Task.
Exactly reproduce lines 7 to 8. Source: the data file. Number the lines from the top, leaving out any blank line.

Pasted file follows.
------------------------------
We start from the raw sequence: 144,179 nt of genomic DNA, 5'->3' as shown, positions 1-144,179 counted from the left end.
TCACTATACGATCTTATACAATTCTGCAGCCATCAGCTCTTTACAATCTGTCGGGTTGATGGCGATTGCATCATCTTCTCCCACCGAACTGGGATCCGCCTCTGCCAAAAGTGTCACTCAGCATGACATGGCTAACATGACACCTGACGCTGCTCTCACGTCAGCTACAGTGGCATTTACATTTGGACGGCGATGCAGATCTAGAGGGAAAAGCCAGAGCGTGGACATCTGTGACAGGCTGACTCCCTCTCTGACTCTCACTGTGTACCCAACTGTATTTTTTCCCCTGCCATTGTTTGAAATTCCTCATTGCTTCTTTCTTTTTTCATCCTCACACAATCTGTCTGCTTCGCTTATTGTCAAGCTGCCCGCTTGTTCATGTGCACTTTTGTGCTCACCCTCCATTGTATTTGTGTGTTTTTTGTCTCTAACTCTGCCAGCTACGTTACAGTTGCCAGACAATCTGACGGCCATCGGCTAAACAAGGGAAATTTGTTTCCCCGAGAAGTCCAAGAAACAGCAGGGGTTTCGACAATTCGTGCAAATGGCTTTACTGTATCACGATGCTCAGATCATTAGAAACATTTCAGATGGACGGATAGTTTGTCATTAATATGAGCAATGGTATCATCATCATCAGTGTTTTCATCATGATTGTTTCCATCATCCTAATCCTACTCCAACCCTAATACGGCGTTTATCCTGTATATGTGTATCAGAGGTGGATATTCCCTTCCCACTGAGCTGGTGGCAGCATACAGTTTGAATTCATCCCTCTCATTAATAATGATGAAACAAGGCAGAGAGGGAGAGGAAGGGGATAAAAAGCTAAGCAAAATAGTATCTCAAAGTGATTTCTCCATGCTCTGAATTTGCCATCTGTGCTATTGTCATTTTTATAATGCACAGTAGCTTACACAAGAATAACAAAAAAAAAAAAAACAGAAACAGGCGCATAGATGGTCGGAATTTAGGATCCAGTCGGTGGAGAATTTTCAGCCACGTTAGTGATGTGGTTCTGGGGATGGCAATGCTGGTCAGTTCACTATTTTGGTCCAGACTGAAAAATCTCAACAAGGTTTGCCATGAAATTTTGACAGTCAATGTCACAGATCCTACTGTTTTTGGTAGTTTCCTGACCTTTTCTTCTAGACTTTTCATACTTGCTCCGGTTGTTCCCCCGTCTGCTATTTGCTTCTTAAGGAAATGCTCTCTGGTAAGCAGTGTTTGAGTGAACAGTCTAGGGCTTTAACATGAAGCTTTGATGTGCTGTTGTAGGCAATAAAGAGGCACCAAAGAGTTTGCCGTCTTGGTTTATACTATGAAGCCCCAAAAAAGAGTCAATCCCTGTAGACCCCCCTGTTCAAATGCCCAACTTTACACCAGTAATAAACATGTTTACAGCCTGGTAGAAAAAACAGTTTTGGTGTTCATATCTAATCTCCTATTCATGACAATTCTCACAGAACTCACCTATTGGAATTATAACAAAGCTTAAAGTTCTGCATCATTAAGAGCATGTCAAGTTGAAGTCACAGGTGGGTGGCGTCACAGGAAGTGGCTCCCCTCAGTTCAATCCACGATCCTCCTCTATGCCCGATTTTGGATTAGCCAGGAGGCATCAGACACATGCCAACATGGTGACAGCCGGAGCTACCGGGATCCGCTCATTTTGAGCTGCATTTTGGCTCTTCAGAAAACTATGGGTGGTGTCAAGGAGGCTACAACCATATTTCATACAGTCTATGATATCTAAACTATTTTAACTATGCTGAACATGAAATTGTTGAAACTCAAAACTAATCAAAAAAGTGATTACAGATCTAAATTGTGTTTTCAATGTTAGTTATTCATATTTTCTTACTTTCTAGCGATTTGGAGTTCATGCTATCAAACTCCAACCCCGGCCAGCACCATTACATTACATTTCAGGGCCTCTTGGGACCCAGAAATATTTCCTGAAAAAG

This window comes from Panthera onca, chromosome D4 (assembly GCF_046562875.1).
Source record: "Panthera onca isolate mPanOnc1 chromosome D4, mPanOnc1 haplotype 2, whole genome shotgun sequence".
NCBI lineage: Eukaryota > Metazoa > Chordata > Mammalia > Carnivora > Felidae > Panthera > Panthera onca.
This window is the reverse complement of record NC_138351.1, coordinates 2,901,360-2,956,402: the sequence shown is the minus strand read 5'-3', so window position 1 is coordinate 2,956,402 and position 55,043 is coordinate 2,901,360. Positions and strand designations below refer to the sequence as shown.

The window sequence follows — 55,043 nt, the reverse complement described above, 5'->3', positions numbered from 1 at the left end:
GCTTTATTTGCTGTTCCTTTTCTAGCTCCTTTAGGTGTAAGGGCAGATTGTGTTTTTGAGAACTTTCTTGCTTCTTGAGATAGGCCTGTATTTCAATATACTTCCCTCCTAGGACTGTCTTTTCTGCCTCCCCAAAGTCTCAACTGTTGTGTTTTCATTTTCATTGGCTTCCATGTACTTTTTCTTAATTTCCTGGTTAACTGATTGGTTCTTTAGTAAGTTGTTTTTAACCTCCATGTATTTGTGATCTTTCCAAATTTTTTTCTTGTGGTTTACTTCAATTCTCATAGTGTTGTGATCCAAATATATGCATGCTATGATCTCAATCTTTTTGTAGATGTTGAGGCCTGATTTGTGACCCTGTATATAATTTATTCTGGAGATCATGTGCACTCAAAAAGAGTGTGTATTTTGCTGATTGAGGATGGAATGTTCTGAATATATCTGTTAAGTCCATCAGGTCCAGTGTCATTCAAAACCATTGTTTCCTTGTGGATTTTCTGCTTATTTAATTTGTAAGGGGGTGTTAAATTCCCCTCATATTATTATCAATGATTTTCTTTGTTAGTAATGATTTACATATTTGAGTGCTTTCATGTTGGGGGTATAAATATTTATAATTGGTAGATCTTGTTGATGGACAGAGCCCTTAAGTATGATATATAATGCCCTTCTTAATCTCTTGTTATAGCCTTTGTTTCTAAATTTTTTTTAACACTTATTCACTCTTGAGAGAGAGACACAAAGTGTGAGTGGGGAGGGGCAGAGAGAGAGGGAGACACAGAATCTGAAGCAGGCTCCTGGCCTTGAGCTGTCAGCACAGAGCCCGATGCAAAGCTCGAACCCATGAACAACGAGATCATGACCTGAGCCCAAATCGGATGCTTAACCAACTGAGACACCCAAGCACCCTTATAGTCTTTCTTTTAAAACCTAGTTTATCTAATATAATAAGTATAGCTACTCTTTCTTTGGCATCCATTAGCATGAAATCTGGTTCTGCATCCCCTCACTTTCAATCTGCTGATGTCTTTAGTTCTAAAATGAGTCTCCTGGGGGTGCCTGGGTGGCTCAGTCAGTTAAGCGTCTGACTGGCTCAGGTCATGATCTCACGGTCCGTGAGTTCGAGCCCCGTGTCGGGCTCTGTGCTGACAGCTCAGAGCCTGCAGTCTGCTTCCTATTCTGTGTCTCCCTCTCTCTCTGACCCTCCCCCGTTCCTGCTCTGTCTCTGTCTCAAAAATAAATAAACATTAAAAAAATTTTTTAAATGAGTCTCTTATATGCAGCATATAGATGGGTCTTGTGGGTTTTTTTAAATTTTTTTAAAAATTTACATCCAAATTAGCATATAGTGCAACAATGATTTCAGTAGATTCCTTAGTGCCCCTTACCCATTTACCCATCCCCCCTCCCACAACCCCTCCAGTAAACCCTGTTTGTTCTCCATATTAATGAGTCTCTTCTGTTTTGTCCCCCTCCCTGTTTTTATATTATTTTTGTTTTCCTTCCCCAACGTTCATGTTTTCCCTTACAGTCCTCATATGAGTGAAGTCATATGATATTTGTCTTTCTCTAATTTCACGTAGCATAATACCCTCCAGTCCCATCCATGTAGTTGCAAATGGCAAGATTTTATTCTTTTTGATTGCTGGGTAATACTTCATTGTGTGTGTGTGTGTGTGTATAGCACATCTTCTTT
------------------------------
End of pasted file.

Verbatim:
The window sequence follows — 55,043 nt, the reverse complement described above, 5'->3', positions numbered from 1 at the left end:
GCTTTATTTGCTGTTCCTTTTCTAGCTCCTTTAGGTGTAAGGGCAGATTGTGTTTTTGAGAACTTTCTTGCTTCTTGAGATAGGCCTGTATTTCAATATACTTCCCTCCTAGGACTGTCTTTTCTGCCTCCCCAAAGTCTCAACTGTTGTGTTTTCATTTTCATTGGCTTCCATGTACTTTTTCTTAATTTCCTGGTTAACTGATTGGTTCTTTAGTAAGTTGTTTTTAACCTCCATGTATTTGTGATCTTTCCAAATTTTTTTCTTGTGGTTTACTTCAATTCTCATAGTGTTGTGATCCAAATATATGCATGCTATGATCTCAATCTTTTTGTAGATGTTGAGGCCTGATTTGTGACCCTGTATATAATTTATTCTGGAGATCATGTGCACTCAAAAAGAGTGTGTATTTTGCTGATTGAGGATGGAATGTTCTGAATATATCTGTTAAGTCCATCAGGTCCAGTGTCATTCAAAACCATTGTTTCCTTGTGGATTTTCTGCTTATTTAATTTGTAAGGGGGTGTTAAATTCCCCTCATATTATTATCAATGATTTTCTTTGTTAGTAATGATTTACATATTTGAGTGCTTTCATGTTGGGGGTATAAATATTTATAATTGGTAGATCTTGTTGATGGACAGAGCCCTTAAGTATGATATATAATGCCCTTCTTAATCTCTTGTTATAGCCTTTGTTTCTAAATTTTTTTTAACACTTATTCACTCTTGAGAGAGAGACACAAAGTGTGAGTGGGGAGGGGCAGAGAGAGAGGGAGACACAGAATCTGAAGCAGGCTCCTGGCCTTGAGCTGTCAGCACAGAGCCCGATGCAAAGCTCGAACCCATGAACAACGAGATCATGACCTGAGCCCAAATCGGATGCTTAACCAACTGAGACACCCAAGCACCCTTATAGTCTTTCTTTTAAAACCTAGTTTATCTAATATAATAAGTATAGCTACTCTTTCTTTGGCATCCATTAGCATGAAATCTGGTTCTGCATCCCCTCACTTTCAATCTGCTGATGTCTTTAGTTCTAAAATGAGTCTCCTGGGGGTGCCTGGGTGGCTCAGTCAGTTAAGCGTCTGACTGGCTCAGGTCATGATCTCACGGTCCGTGAGTTCGAGCCCCGTGTCGGGCTCTGTGCTGACAGCTCAGAGCCTGCAGTCTGCTTCCTATTCTGTGTCTCCCTCTCTCTCTGACCCTCCCCCGTTCCTGCTCTGTCTCTGTCTCAAAAATAAATAAACATTAAAAAAATTTTTTAAATGAGTCTCTTATATGCAGCATATAGATGGGTCTTGTGGGTTTTTTTAAATTTTTTTAAAAATTTACATCCAAATTAGCATATAGTGCAACAATGATTTCAGTAGATTCCTTAGTGCCCCTTACCCATTTACCCATCCCCCCTCCCACAACCCCTCCAGTAAACCCTGTTTGTTCTCCATATTAATGAGTCTCTTCTGTTTTGTCCCCCTCCCTGTTTTTATATTATTTTTGTTTTCCTTCCCCAACGTTCATGTTTTCCCTTACAGTCCTCATATGAGTGAAGTCATATGATATTTGTCTTTCTCTAATTTCACGTAGCATAATACCCTCCAGTCCCATCCATGTAGTTGCAAATGGCAAGATTTTATTCTTTTTGATTGCTGGGTAATACTTCATTGTGTGTGTGTGTGTGTGTATAGCACATCTTCTTT